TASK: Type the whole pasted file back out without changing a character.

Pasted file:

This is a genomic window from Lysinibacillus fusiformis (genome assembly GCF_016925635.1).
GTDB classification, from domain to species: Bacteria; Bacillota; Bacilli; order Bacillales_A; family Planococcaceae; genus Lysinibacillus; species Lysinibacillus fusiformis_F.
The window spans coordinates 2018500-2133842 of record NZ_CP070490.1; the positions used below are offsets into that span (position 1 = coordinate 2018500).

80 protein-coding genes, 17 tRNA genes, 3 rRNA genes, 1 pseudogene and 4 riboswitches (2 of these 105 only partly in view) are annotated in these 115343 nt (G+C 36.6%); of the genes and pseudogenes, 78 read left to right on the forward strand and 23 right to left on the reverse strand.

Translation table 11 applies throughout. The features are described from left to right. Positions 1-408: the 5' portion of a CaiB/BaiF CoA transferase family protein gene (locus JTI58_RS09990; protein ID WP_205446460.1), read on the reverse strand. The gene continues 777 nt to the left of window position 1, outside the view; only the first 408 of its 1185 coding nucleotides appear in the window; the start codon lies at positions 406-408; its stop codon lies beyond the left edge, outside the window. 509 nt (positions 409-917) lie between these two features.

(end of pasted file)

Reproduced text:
This is a genomic window from Lysinibacillus fusiformis (genome assembly GCF_016925635.1).
GTDB classification, from domain to species: Bacteria; Bacillota; Bacilli; order Bacillales_A; family Planococcaceae; genus Lysinibacillus; species Lysinibacillus fusiformis_F.
The window spans coordinates 2018500-2133842 of record NZ_CP070490.1; the positions used below are offsets into that span (position 1 = coordinate 2018500).

80 protein-coding genes, 17 tRNA genes, 3 rRNA genes, 1 pseudogene and 4 riboswitches (2 of these 105 only partly in view) are annotated in these 115343 nt (G+C 36.6%); of the genes and pseudogenes, 78 read left to right on the forward strand and 23 right to left on the reverse strand.

Translation table 11 applies throughout. The features are described from left to right. Positions 1-408: the 5' portion of a CaiB/BaiF CoA transferase family protein gene (locus JTI58_RS09990; protein ID WP_205446460.1), read on the reverse strand. The gene continues 777 nt to the left of window position 1, outside the view; only the first 408 of its 1185 coding nucleotides appear in the window; the start codon lies at positions 406-408; its stop codon lies beyond the left edge, outside the window. 509 nt (positions 409-917) lie between these two features.